Manufacturers of refiners have to take into account that, due to their rotating speed, the rollers bend in the centre, and this might have a negative effect on the refining process. Therefore, rollers are provided with a pre-deformation (i.e. an arched edge), accurately gauged to obtain the desired particle size. Scrapers are easily dismountable, for accurate cleaning, and a special device provides for their perfect adherence to the rollers in any position. Refiners equipped with powerful engines convey more power to the process, thus providing for reduced processing times and extremely fine particles. Most refiners feature sound-proofing, in order to reduce noise emissions typical of this kind of process. Furthermore, the refining rollers can be adjusted and in order to compensate any irregular wear of the parts after year of work. Other parameters can be adjusted, either automatically via PLC or manually, according to the type of chocolate to be obtained. Refining systems are regulated based on different parameters like roller temperature, number of rotations of the lowest roller, pressure between the rollers, and the intensity of the power line that feeds the motors. Several technical novelties are built to provide greater precision and reliability of the refiner, as well as improved accessibility for inspection and cleaning, significant reduction of maintenance efforts due to improved positioning of the refining rollers. Chocolate refining is possible not only with roller refiners but also with ball refiners, made in high-strength steel, which can be used for recipes with a fat content of even 30%. The fineness obtained can range between 20 and 22 micron, and is ideal for products like creams, spreads, glazing, chocolate substitute, hazelnut paste. These refiners are more cost-effective and versatile, but can process smaller amounts of material (25 to 500 kg). They can work in batch or continuous mode. The ingredients are poured into the pre-mixing tank; several recipes are handled by dedicated software with simple adjustment of a few parameters, like refining time and temperature, and/or dosing of ingredients. The refining takes place with a stirring shaft and arms and tempered steel balls that rotate in the double-walled grinding tank. The refining units move in the same direction, but at different speeds. This means that the speed of the balls at the ends of the arms is higher than the speed of the balls on the outer portion of the tank. This contributes to reduce the rubbing between the balls and the walls of the tank, thus reducing also the wearing of the parts. In this case cooling does not take place with water, but is obtained thanks to the continuously new amount of chocolate mass that runs along the cooling wall. Electronic control of product heating and cooling; control of the number of revolutions in compliance with motor absorption, with relevant automatic reduction of the speed upon increasing product density, are directed to better preserve the texture and taste of the product leaving the refiner. In some cases, both refining techniques can be combined to achieve higher fineness for all types of chocolate or creams. In this case, refining is carried out by three units: one double-roller refiner, one five-roller refiner and one ball refiner. The mixed chocolate mass reaches the hopper and is fed into the double-roller refiner; than a screw transfers it to the vertical roller refiner. A pump feeds the product to the last ball refiner; after that the product goes through a filter and is fed to the conching unit. The parameters influencing refining, such as pressure and correct temperature, are electronically controlled via PLC, with control panel with touch-screen, for full control of the line.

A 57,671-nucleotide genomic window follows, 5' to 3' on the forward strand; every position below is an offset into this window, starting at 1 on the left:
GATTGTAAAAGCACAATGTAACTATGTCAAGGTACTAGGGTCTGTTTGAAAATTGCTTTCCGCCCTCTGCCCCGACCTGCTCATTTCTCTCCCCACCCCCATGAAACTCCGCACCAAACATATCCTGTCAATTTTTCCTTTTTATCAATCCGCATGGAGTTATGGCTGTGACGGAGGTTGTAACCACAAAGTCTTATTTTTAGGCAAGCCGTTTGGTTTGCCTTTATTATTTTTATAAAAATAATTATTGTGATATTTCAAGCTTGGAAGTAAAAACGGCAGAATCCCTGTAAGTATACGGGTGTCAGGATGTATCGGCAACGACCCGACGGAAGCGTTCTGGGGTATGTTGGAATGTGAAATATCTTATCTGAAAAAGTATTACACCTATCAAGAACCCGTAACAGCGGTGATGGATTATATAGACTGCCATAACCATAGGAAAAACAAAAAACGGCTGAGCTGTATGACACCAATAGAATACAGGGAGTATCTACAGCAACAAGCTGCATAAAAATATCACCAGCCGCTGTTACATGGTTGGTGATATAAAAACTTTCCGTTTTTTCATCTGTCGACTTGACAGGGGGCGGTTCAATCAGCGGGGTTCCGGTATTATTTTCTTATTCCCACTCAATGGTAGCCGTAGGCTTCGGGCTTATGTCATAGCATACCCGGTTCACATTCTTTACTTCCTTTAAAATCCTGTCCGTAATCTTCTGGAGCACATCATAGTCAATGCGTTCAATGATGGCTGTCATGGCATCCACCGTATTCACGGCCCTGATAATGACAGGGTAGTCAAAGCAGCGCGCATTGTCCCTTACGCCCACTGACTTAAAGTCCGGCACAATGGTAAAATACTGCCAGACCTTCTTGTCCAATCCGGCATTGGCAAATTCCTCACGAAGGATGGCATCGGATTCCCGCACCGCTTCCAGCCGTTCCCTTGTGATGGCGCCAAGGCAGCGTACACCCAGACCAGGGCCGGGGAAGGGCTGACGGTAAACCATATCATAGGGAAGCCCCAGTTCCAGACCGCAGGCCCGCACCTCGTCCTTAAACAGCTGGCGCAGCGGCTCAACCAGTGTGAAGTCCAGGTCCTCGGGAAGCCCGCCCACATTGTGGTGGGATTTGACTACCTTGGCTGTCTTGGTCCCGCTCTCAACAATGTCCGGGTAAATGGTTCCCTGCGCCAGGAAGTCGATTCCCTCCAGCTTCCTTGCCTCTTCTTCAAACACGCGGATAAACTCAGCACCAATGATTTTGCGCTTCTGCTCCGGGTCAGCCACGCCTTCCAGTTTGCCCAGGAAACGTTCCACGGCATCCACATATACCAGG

Energy consumption: it depends on the rotation speed and on the mass of balls A group of Serbian researchers (Fišteš et al., 2013) investigated the effects of main milling variables on power requirements and energy consumption of a ball refiner, by changing the agitator shaft speed and the number of balls. Results showed that by increasing the agitator speed even the energy consumption of the machine increases. Whereas, by keeping a minimum speed (10%) and increasing the mass of balls, no energy increase is registered for a weight increase of the balls from 30 to 40 kg; it significantly increases if the mass changes from 20 to 30 kg in the retention time comprised between 20 and 70%. For agitator values equal or higher than 80%, power requirements become more noticeable with increased mass of the steel balls. The study focused on energy consumption related to different agitator shaft speeds and different mass of the steel balls, but did not take into account the quality of the refined chocolate mass depending on these parameters.